2. tyler.hugenberg

    First, I would like to say this post is very well said and thought out.

    I think anonymity is a very important aspect to the free spread of information. Let’s consider the rule: distribution of all documents to be made public are always tagged so the printer can be identified. Not only is this universalizable from a Kantian perspective, it appears to give much happiness from a rule utilitarian perspective. Documents deemed undesirable, threatening, or otherwise dangerous, could be tracked to a printer and possibly to the person(s) involved in the printing. This is not an active window or camera looking through the paper at the writer, but a way of tracking with considerable effort.

    This sounds a little pedantic with paper and ink, but consider the implications on 3D printing. Once people begin making some really crazy things, think outside the box, its important to track where it was printed and by whom.

  3. I think this is definitely a tricky situation. I am all for freedom of speech but I can also see how being able to trace things like ransom notes or threatening letter could be extremely beneficial if not lifesaving. Even if this only proves help once in a while, it is very valuable to have in those situations. I think the biggest problem I have with it is that I had no idea this has been going on for almost ten years. It definitely seems deceitful to some extent and I feel like a certain degree of my privacy has been invaded.

    However, the reason I can’t get totally mad about this secrecy is that if they made it explicit when the printer was bought, people who planed on printing ransom notes or threats would just find another mean to print them out, such as a library. The only way you can use this technology to catch someone is if they don’t know the technology exists. I also feel like this is a case of “if you’re not doing anything wrong, you have nothing to worry about.” I still feel deceived to a certain degree and can’t help but wonder what other similar situations or methods don’t I know about. Is my location being taken without me know how or why? (most likely) Will this ever come back to bite me in the ass? I guess I would just like to know when what I’m doing is being documented or traced.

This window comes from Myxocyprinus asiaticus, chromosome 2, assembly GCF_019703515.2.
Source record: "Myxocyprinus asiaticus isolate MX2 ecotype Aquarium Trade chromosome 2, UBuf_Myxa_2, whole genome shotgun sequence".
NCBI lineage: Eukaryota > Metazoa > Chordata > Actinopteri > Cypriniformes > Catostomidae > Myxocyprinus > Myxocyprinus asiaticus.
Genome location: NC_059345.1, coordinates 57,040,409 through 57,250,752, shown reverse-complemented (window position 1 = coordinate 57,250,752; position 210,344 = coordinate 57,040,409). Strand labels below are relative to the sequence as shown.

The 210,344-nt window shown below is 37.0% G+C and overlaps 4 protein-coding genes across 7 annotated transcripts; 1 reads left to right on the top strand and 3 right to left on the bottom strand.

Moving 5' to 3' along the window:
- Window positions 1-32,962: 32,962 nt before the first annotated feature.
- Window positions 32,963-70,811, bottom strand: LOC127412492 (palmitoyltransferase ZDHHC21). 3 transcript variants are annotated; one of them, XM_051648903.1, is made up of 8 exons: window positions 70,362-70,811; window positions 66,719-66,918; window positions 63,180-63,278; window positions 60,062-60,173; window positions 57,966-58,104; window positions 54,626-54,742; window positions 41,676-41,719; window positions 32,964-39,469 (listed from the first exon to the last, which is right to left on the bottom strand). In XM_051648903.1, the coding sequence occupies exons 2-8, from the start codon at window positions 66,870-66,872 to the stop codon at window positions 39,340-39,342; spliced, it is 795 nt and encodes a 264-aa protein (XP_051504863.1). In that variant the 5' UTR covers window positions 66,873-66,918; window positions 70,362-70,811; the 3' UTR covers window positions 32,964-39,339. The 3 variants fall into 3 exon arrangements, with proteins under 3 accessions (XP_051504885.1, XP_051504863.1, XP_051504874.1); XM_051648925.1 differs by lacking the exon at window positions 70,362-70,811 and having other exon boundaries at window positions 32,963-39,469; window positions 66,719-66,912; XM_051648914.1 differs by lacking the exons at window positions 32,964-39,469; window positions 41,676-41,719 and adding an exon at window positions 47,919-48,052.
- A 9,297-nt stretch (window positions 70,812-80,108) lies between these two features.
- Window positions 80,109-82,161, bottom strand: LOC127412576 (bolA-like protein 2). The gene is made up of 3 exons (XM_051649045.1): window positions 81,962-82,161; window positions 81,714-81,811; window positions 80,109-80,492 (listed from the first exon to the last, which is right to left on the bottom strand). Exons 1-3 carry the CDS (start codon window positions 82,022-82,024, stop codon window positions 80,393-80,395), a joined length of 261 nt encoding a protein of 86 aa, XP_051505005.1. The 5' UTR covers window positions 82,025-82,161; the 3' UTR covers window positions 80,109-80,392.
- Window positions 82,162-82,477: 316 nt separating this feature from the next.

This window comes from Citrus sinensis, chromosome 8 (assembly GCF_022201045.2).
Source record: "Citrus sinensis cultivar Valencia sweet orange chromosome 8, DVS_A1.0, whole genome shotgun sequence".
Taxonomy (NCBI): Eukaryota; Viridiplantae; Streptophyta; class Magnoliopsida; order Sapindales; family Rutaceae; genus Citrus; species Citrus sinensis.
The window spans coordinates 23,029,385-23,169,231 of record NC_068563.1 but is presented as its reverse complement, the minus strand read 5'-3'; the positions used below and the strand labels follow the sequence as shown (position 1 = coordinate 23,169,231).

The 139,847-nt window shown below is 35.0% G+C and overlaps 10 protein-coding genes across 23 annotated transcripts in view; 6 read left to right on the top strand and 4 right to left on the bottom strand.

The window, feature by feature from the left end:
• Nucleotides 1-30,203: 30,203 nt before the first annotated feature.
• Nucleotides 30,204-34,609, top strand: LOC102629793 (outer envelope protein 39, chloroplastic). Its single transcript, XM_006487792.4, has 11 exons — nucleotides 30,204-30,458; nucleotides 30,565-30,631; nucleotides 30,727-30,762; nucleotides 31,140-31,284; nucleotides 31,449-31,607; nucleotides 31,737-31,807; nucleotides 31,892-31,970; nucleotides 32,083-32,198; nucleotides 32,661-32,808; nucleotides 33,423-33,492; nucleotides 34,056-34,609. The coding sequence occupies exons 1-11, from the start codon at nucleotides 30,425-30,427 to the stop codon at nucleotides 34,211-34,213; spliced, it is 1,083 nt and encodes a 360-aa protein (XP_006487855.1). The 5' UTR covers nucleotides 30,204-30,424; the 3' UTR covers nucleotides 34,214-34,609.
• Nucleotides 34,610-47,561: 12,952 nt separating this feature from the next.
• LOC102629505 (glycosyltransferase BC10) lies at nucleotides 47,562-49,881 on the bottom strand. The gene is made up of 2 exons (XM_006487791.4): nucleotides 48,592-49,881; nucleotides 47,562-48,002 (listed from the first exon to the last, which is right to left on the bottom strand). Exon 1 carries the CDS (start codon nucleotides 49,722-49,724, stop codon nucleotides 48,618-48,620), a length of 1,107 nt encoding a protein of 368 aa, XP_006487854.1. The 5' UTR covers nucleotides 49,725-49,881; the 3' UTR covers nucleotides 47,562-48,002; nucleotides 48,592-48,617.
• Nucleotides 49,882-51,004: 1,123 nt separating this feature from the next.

4. I actually support the idea of placing identifiers onto papers for use in tracking down authors. The main reason why I agree with this is that when you give this paper to someone or place it in a public place, you agree to put this communication into the public. If you don’t want someone to see a note or learn more about it, don’t place it in a place where others are free to find. Part of the reason that I take this stance comes down to whether if anonymity is a right. Unlike privacy, anonymity only pertains to the ability to be identified. By being a part of society you are already relinquishing part of your anonymity.